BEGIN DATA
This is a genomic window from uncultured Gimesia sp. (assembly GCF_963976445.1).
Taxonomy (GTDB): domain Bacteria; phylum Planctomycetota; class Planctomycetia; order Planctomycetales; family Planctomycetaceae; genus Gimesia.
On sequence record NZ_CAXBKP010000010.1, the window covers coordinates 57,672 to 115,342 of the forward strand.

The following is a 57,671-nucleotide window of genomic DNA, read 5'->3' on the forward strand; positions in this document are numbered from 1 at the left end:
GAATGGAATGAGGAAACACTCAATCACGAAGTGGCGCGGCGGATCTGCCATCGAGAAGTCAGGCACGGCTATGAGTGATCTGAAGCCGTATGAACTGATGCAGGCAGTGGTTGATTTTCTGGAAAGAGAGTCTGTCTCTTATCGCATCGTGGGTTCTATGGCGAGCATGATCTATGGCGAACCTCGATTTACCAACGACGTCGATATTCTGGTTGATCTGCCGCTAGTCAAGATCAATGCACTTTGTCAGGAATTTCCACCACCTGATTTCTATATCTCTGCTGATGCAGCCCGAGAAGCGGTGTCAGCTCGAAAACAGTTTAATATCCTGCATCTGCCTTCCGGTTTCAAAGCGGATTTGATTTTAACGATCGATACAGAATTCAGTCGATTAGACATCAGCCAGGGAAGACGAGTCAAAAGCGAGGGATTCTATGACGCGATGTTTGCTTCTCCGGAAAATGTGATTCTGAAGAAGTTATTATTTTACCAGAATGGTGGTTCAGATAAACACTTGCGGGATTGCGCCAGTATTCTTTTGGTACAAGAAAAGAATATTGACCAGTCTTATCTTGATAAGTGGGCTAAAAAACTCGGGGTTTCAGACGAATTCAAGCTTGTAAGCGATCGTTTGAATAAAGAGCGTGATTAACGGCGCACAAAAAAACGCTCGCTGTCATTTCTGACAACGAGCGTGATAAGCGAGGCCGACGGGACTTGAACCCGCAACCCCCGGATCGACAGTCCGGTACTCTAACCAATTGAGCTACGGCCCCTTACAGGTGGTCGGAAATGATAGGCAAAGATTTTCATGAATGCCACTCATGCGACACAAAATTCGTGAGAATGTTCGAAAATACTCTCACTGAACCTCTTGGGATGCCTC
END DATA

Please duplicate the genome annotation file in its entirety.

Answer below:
This is a genomic window from uncultured Gimesia sp. (assembly GCF_963976445.1).
Taxonomy (GTDB): domain Bacteria; phylum Planctomycetota; class Planctomycetia; order Planctomycetales; family Planctomycetaceae; genus Gimesia.
On sequence record NZ_CAXBKP010000010.1, the window covers coordinates 57,672 to 115,342 of the forward strand.

The following is a 57,671-nucleotide window of genomic DNA, read 5'->3' on the forward strand; positions in this document are numbered from 1 at the left end:
GAATGGAATGAGGAAACACTCAATCACGAAGTGGCGCGGCGGATCTGCCATCGAGAAGTCAGGCACGGCTATGAGTGATCTGAAGCCGTATGAACTGATGCAGGCAGTGGTTGATTTTCTGGAAAGAGAGTCTGTCTCTTATCGCATCGTGGGTTCTATGGCGAGCATGATCTATGGCGAACCTCGATTTACCAACGACGTCGATATTCTGGTTGATCTGCCGCTAGTCAAGATCAATGCACTTTGTCAGGAATTTCCACCACCTGATTTCTATATCTCTGCTGATGCAGCCCGAGAAGCGGTGTCAGCTCGAAAACAGTTTAATATCCTGCATCTGCCTTCCGGTTTCAAAGCGGATTTGATTTTAACGATCGATACAGAATTCAGTCGATTAGACATCAGCCAGGGAAGACGAGTCAAAAGCGAGGGATTCTATGACGCGATGTTTGCTTCTCCGGAAAATGTGATTCTGAAGAAGTTATTATTTTACCAGAATGGTGGTTCAGATAAACACTTGCGGGATTGCGCCAGTATTCTTTTGGTACAAGAAAAGAATATTGACCAGTCTTATCTTGATAAGTGGGCTAAAAAACTCGGGGTTTCAGACGAATTCAAGCTTGTAAGCGATCGTTTGAATAAAGAGCGTGATTAACGGCGCACAAAAAAACGCTCGCTGTCATTTCTGACAACGAGCGTGATAAGCGAGGCCGACGGGACTTGAACCCGCAACCCCCGGATCGACAGTCCGGTACTCTAACCAATTGAGCTACGGCCCCTTACAGGTGGTCGGAAATGATAGGCAAAGATTTTCATGAATGCCACTCATGCGACACAAAATTCGTGAGAATGTTCGAAAATACTCTCACTGAACCTCTTGGGATGCCTC